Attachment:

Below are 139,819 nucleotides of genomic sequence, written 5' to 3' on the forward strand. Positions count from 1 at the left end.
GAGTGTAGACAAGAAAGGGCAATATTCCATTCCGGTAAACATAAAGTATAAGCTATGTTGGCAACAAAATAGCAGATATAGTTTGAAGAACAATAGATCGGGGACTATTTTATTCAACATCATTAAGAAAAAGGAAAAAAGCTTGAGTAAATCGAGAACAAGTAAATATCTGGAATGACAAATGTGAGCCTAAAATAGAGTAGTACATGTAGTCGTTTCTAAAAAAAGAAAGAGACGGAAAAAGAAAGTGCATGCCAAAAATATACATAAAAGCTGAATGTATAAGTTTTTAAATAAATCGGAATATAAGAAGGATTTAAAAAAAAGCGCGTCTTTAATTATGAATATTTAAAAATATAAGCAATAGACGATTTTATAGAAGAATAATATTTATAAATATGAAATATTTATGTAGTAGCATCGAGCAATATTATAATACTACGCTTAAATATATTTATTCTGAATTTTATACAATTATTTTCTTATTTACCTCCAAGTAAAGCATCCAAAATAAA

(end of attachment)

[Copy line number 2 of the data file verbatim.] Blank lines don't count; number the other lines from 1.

GAGTGTAGACAAGAAAGGGCAATATTCCATTCCGGTAAACATAAAGTATAAGCTATGTTGGCAACAAAATAGCAGATATAGTTTGAAGAACAATAGATCGGGGACTATTTTATTCAACATCATTAAGAAAAAGGAAAAAAGCTTGAGTAAATCGAGAACAAGTAAATATCTGGAATGACAAATGTGAGCCTAAAATAGAGTAGTACATGTAGTCGTTTCTAAAAAAAGAAAGAGACGGAAAAAGAAAGTGCATGCCAAAAATATACATAAAAGCTGAATGTATAAGTTTTTAAATAAATCGGAATATAAGAAGGATTTAAAAAAAAGCGCGTCTTTAATTATGAATATTTAAAAATATAAGCAATAGACGATTTTATAGAAGAATAATATTTATAAATATGAAATATTTATGTAGTAGCATCGAGCAATATTATAATACTACGCTTAAATATATTTATTCTGAATTTTATACAATTATTTTCTTATTTACCTCCAAGTAAAGCATCCAAAATAAA